Over the course of many years, I have heard numerous examples of stories regarding deadbeat dads, poor penniless single mothers, and the devastation of divorce on children and the parents. Most of these stories include the struggles of the now single mother and the deadbeat father who does not pay them child support. Rarely do I hear the father’s side and never do I hear the second wife’s struggles with the past. This article is to tell the side of the second wife, or step-mother if you will, married to the so-called deadbeat dad.
By no means do I claim to be an expert on the laws of child support, visitation rights, etc. I merely am recounting my point of view and how the struggles have affected my life and that of my child due to my husband’s past. I believe it is about time that our story is told, so that people are aware it is not just the ex-husband/father that is affected by child support or the child from the first marriage who is harmed by the divorce. Please do not judge until you have been in someone else’s shoes, and understand that although the intent may be built on good intentions, it may not be what is best for all those involved.
In today’s society, it is more than likely that you know someone who is paying or receiving child support. Some of you might even comment, depending on what side of the story you see, that the mother doesn’t receive enough money in child support or that the father is paying an outrageous amount in child support. The government has tired to be fair with the determining of child support based on the father’s income, the mother’s income, day care costs, health insurance costs, the child’s special needs, etc., but what right does the government really have to determine that one child is worth more than another. Some custodial parents receive a measly $100 a month for their child, while other non-custodial parents pay over $1,600 a month for their child. In my opinion, the government has no right to say that child A is not as worthy as child B so therefore Child B deserves more child support than Child A. Who really has the right to tell us that our child is not worth as much as the next child? No one.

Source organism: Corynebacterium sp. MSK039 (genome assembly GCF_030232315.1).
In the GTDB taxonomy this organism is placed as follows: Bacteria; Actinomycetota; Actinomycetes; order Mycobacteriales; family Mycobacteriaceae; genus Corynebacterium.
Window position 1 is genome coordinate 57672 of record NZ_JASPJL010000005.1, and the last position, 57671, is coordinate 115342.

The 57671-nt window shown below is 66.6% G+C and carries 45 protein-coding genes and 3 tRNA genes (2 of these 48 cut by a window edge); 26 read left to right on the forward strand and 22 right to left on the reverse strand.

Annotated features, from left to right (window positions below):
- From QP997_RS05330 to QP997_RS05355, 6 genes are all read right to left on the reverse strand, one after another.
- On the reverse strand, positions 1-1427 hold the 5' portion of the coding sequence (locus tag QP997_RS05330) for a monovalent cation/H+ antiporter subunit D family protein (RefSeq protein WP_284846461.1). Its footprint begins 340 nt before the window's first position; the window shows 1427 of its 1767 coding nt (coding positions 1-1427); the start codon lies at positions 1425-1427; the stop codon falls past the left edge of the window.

The above is especially hard to swallow when you are the mother of the second child of a father who pays child support. Your child and your rights, are often non-existent in the eyes of the government. The government does not acknowledge that your child, living in the home and supported by a father who is court-ordered to pay child support to another child living outside his home, should be afforded the same rights as the child before him. Instead, the government does not take this child into account when deciding how much money from the father’s paycheck should go the first child. Does this child from another mother deserve less money from his/her father? Does the mother of this second child deserve less of the financial security than the mother of the first child? How does taking up to 65% of a father’s paycheck for child support affect the financial well-being of his “new” family?